Tooele Transcript Bulletin – News in Tooele, Utah

February 21, 2012
If you care about politics, be at caucus meetings

The biggest election in years looms this November. In addition to choosing a president, Tooele County voters will be tasked with voting for a U.S. senator and representative, a governor, two state representatives, a county commissioner and four school board seats. In some areas, there will also be elections for special service districts and township planning commissions.

But don’t be fooled into thinking of politics in Utah as a fall sport. Spring is the season when those in the political know lay most of the groundwork to get themselves and others into office. Then comes a summertime lull, followed by widespread public attention around October. By that time, the election will be a formality in some races.

The start of the spring political season is March 9, when the one-week filing period for candidates opens. On March 13 (Democrats) and March 15 (Republicans), Tooele County’s two main political parties will hold neighborhood caucus meetings that will set the wheels in motion for who gets into office and who doesn’t. The delegates elected at those meetings will go to county conventions — both Republicans and Democrats will hold those conventions on April 10  — where they will filter some races down to a two-candidate primary, and simply anoint some candidates to go on to the general election.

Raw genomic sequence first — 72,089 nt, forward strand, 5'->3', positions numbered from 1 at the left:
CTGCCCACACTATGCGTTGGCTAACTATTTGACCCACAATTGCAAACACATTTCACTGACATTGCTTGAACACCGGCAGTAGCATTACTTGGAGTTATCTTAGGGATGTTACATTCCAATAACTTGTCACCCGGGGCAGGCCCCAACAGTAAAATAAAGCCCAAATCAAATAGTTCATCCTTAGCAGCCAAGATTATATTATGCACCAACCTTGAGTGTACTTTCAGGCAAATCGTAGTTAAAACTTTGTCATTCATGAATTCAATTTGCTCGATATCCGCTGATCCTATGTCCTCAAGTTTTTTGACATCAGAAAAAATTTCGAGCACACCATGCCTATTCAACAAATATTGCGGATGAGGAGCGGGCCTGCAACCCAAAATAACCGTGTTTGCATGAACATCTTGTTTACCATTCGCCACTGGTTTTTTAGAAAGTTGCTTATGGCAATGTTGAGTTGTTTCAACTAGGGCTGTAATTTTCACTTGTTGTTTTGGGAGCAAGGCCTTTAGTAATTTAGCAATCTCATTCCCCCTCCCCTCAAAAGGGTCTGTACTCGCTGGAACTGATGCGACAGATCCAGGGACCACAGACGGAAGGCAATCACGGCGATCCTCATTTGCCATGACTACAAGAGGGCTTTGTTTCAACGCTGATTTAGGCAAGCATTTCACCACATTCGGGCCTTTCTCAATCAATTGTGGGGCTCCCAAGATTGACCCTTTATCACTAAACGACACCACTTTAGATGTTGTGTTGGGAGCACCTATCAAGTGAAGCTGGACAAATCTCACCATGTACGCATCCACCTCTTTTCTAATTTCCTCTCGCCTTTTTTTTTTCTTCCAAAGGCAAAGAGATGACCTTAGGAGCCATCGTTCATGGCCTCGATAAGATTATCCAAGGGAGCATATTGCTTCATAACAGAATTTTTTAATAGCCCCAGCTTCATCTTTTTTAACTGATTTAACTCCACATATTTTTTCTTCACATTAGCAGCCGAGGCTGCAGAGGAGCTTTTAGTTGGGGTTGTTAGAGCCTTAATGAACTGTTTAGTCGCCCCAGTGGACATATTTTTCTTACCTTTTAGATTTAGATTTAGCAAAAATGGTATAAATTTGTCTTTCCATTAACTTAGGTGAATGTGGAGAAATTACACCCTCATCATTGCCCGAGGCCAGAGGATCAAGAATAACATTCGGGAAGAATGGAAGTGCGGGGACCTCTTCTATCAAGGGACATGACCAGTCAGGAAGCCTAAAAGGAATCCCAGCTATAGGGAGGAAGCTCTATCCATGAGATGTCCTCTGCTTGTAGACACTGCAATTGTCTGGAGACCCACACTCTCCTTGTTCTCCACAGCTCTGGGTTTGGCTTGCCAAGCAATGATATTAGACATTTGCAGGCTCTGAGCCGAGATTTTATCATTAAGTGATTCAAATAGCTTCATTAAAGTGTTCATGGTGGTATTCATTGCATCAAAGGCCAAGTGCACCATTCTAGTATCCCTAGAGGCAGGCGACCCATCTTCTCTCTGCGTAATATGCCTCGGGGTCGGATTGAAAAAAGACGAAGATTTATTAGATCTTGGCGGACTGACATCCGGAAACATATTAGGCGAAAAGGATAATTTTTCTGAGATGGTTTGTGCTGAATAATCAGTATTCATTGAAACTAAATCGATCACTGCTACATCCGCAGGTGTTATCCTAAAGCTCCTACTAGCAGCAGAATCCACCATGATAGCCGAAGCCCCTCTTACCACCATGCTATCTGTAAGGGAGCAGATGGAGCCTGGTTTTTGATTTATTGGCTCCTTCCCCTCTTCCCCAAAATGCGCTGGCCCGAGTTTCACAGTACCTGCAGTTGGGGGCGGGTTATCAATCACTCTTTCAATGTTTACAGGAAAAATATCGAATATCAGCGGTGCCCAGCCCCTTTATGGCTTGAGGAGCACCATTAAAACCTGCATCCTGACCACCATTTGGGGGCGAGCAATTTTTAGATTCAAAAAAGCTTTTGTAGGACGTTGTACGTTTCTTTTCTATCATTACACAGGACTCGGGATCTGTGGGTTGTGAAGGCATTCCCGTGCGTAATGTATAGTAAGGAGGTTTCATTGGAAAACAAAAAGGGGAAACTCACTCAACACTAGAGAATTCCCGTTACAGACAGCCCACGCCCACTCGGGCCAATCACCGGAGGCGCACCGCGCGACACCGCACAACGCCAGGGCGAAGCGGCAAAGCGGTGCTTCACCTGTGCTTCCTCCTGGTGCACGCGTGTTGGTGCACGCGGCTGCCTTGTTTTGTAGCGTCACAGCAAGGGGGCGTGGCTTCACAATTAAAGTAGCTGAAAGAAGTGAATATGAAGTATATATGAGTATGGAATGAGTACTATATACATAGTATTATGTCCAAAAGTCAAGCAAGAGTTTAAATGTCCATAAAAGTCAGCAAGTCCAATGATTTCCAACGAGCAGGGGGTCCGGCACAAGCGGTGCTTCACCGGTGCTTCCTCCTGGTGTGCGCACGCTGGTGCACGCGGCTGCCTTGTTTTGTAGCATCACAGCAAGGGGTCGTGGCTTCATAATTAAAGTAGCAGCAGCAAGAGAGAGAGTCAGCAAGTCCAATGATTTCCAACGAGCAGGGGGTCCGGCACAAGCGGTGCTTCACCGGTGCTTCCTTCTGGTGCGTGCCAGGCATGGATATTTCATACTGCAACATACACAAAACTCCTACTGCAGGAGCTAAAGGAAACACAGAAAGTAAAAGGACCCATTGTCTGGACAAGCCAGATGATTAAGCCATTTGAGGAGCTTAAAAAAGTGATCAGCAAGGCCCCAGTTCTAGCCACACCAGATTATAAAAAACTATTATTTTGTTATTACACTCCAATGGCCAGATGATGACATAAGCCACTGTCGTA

People who don’t start paying attention to politics until October are often left scratching their heads at why so many contests were already decided before they got a chance to cast their ballots. The short answer is that’s politics in Utah — a game that favors the spring players over the general public.

The most immediate solution to that problem is simple: If you care about local politics and government, become a spring player.

Last week, the LDS Church took the uncommon step of urging members to attend their neighborhood caucus meetings and not schedule other meetings on those dates. In a letter from the church’s First Presidency, the caucus meetings were characterized as a fundamental level of the political process that should be attended by a broad representation of Utahns.

We couldn’t agree more. A big turnout by ordinary citizens at the caucus meetings increases the likelihood of more candidates from both parties making it through to fall primaries — when more voters will be paying attention. So please mark March 13 and 15 on your calendar now and plan to attend your neighborhood caucus meeting. Otherwise, you’ll be among those complaining come fall that the game has passed you by.

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